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A company X has five ips to a given service.

$ host www.example.com.br
www.example.com.br has address 13.194.4.159
www.example.com.br has address 13.194.4.152
www.example.com.br has address 13.194.4.151
www.example.com.br has address 13.194.4.143
www.example.com.br has IPv6 address 2190:3f0:4004:810::100f

And they're using DNS with round robin method. Is it possible to offer a failover in this solution?

(since I cant answer my question) Yes, it is. If each of these ips point to a failover LB. floating ip

  • actually both LB have access to all cluster, not just a set of nodes as it is in the image above.

closed as off-topic by Chopper3, HBruijn, Sven Feb 13 '15 at 11:51

This question appears to be off-topic. The users who voted to close gave this specific reason:

  • "Questions on Server Fault must be about managing information technology systems in a business environment. Home and end-user computing questions may be asked on Super User, and questions about development, testing and development tools may be asked on Stack Overflow." – Chopper3, HBruijn
If this question can be reworded to fit the rules in the help center, please edit the question.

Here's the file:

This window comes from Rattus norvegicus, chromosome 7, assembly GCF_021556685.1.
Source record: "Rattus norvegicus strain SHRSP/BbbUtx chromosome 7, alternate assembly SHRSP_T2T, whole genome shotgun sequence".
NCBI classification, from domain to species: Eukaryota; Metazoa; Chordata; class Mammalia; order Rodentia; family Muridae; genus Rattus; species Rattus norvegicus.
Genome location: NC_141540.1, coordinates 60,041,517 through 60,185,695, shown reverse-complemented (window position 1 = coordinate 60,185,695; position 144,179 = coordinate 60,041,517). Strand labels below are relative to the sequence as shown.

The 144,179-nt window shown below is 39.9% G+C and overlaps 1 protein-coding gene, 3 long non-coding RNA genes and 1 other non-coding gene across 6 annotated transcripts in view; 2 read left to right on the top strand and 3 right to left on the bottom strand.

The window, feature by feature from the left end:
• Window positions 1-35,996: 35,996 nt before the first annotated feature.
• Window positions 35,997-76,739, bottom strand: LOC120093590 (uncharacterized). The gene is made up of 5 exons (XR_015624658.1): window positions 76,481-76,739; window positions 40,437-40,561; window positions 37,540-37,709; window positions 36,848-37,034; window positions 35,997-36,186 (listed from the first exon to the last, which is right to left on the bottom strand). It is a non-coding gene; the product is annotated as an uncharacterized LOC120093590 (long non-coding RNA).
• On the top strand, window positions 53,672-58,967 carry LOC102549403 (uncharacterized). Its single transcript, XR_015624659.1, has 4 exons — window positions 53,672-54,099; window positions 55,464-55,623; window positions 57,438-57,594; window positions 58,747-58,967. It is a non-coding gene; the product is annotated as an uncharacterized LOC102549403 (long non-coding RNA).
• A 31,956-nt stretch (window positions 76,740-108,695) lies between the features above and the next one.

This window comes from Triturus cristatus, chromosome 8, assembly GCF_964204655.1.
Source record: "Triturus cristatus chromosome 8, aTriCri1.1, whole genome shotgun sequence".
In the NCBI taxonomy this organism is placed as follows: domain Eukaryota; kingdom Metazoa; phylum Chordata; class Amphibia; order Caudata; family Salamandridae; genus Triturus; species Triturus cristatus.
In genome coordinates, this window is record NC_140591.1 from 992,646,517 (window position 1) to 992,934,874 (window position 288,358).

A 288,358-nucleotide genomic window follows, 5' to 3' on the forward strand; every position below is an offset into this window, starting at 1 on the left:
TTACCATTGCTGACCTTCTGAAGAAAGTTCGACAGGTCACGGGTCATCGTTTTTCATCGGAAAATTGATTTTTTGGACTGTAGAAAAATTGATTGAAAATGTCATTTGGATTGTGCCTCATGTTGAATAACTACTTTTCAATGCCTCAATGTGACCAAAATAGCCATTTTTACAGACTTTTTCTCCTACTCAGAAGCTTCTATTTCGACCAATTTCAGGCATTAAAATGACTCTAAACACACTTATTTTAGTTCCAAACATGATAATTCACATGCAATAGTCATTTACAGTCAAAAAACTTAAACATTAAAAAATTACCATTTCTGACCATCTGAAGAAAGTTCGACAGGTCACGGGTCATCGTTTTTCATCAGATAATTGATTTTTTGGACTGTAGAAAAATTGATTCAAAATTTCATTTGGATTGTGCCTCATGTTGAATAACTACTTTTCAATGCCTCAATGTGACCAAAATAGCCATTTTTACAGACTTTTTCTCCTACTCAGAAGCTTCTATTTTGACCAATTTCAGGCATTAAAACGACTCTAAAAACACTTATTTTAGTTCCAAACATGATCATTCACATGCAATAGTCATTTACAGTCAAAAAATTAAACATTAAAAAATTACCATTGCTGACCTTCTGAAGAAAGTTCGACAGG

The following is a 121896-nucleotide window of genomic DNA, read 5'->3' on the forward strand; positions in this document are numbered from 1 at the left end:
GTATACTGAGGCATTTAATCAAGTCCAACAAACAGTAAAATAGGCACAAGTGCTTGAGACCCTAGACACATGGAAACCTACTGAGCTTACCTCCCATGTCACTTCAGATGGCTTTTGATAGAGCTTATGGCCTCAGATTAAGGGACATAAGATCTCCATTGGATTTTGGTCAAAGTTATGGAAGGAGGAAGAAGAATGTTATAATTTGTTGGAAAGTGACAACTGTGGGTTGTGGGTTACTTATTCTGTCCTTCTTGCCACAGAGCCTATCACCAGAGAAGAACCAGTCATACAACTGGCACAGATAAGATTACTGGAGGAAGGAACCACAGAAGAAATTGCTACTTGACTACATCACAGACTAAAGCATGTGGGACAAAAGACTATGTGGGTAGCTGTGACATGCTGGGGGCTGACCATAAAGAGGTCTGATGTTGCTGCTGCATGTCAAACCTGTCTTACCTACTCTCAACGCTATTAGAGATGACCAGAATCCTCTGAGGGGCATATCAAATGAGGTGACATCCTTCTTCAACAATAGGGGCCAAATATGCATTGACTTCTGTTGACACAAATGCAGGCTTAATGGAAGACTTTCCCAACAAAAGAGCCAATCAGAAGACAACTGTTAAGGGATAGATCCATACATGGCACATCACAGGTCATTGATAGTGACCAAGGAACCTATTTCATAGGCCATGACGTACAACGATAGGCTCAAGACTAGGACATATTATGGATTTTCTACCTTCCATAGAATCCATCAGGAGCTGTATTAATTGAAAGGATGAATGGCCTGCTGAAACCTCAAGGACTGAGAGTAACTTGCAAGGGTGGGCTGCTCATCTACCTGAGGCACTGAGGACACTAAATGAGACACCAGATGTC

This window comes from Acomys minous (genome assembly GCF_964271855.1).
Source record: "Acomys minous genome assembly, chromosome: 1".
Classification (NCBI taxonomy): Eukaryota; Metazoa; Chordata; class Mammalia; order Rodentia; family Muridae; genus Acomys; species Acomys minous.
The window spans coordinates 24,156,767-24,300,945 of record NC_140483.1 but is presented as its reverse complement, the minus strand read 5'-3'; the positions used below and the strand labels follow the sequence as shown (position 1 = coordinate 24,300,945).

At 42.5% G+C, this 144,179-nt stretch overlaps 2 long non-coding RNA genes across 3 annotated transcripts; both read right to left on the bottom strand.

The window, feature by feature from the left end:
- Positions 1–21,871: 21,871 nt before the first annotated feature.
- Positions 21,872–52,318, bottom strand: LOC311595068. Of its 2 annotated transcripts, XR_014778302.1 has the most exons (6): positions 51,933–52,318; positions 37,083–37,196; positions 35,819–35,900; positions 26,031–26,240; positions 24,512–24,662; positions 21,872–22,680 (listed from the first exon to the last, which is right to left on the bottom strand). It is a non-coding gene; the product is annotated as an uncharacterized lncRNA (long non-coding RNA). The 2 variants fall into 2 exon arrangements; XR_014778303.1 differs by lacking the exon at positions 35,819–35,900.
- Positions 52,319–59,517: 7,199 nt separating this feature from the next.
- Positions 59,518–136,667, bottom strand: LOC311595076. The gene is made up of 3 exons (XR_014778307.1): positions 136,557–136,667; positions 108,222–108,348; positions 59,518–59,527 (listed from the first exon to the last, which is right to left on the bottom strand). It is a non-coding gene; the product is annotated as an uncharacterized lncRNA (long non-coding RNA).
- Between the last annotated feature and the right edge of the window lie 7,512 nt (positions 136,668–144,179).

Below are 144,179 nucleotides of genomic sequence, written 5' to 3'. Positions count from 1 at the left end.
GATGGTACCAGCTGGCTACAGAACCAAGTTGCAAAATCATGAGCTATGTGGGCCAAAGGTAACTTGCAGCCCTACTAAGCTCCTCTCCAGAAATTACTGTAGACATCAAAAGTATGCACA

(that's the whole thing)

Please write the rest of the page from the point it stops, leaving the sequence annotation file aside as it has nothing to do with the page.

• Not really round robin dns just a anycast/unicast dns . he resolve the nearest google "pop" . – YuKYuK Feb 13 '15 at 11:28
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    I'm voting to close this question as off-topic because obviously you are not working for Google and therefore are not tasked with finding faults in their infrastructure, meaning you have no actual problem to solve. Please read the help center. – Sven Feb 13 '15 at 11:51
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    It's really not a problem to be solved, it is a question to be answered. Curiosity. – leandro moreira Feb 14 '15 at 16:33
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Wow - you know this site isn't for beginners right? we make that very clear when you sign up.

Anyway - of course Google use 'something with failover', anyone professional would. And yes it appears to be some form of load-balancing, it could be round-robin but it's more likely to be a lot smarter than that, including the use of sticky-sessions though that's not what they'll use for DNS.

And yes, DNS caching on your side will be throwing things, just drop your DNS cache between each attempt. Oh and what are you trying to do here, if you're looking to find fault in their front-end systems with the skill level you've demonstrated you may be some time.

  • I'm just wanting to know how things works. You should be less rude "skill level you've demonstrated you may be some time" && "you know this site isn't for beginners right?". Even though I don't see where you took these conclusions. – leandro moreira Feb 14 '15 at 16:32
  • @leandromoreira Because this site is not for beguinners and this is a very basic question. And the answer to your massively-rewritten question is to look at Cisco GSS's. – Chopper3 Feb 14 '15 at 20:44
  • okay, I got it, thanks! Just in case, I wasn't looking for fault/flaw, I was really trying to understand. – leandro moreira Feb 14 '15 at 22:56

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